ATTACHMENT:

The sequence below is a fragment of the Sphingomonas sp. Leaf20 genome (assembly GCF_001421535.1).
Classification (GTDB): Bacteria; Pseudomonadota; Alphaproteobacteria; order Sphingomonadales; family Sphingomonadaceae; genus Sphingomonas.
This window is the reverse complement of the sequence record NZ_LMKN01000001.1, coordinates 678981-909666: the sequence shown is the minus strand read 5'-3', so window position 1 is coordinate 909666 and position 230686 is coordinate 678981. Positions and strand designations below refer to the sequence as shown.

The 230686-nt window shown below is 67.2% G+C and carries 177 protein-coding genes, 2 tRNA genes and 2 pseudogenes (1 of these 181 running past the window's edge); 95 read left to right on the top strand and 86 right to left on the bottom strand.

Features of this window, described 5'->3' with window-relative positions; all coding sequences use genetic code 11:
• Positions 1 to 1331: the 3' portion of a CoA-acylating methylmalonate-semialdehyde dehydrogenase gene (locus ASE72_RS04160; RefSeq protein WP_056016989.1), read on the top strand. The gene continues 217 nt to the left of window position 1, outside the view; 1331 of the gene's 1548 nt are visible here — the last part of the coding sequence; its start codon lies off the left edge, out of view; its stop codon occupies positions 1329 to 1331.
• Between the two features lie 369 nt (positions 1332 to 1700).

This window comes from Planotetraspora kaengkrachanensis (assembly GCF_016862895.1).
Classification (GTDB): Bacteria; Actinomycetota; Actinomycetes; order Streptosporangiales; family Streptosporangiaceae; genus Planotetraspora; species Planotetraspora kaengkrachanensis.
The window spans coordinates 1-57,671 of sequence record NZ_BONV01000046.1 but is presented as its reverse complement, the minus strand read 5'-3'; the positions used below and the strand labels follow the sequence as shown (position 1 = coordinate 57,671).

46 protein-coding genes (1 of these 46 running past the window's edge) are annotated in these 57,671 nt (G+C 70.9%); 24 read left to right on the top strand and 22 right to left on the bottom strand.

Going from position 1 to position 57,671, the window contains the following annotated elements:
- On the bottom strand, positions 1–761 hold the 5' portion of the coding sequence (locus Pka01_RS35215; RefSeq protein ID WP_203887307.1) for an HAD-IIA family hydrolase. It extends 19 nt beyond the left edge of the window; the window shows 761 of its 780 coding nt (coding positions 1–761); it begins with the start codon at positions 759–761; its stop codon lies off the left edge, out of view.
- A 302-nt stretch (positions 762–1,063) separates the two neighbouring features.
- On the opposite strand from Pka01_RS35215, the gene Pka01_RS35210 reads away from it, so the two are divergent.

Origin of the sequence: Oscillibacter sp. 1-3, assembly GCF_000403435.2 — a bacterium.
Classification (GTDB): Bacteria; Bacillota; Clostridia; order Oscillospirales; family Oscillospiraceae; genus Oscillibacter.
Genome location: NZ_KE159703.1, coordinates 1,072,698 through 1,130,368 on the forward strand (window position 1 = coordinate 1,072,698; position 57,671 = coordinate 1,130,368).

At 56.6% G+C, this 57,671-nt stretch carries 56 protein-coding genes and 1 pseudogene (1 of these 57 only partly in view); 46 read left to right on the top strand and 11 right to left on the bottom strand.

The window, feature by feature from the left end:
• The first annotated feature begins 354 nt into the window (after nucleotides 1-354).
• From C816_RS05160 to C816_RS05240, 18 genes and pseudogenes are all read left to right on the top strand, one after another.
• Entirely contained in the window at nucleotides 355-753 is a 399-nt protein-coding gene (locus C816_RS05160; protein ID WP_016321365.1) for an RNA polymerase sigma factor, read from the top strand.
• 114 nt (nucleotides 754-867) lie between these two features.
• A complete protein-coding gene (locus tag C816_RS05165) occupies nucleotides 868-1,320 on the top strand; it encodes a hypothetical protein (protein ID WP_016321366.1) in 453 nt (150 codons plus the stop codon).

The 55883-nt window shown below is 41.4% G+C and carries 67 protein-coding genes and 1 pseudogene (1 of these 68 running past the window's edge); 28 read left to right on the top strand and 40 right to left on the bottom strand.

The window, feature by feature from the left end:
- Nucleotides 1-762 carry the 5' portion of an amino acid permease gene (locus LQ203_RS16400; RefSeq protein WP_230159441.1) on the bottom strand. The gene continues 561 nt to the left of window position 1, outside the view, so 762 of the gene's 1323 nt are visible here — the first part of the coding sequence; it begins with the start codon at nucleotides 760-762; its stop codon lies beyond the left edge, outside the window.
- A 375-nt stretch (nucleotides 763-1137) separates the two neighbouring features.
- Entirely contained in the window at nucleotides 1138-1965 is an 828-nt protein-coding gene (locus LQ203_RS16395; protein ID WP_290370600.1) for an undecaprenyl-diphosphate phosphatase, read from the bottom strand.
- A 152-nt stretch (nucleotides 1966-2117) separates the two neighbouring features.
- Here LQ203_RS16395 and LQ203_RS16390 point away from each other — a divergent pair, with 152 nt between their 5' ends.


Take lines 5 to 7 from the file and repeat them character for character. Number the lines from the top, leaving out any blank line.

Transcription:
Features of this window, described 5'->3' with window-relative positions; all coding sequences use genetic code 11:
• Positions 1 to 1331: the 3' portion of a CoA-acylating methylmalonate-semialdehyde dehydrogenase gene (locus ASE72_RS04160; RefSeq protein WP_056016989.1), read on the top strand. The gene continues 217 nt to the left of window position 1, outside the view; 1331 of the gene's 1548 nt are visible here — the last part of the coding sequence; its start codon lies off the left edge, out of view; its stop codon occupies positions 1329 to 1331.
• Between the two features lie 369 nt (positions 1332 to 1700).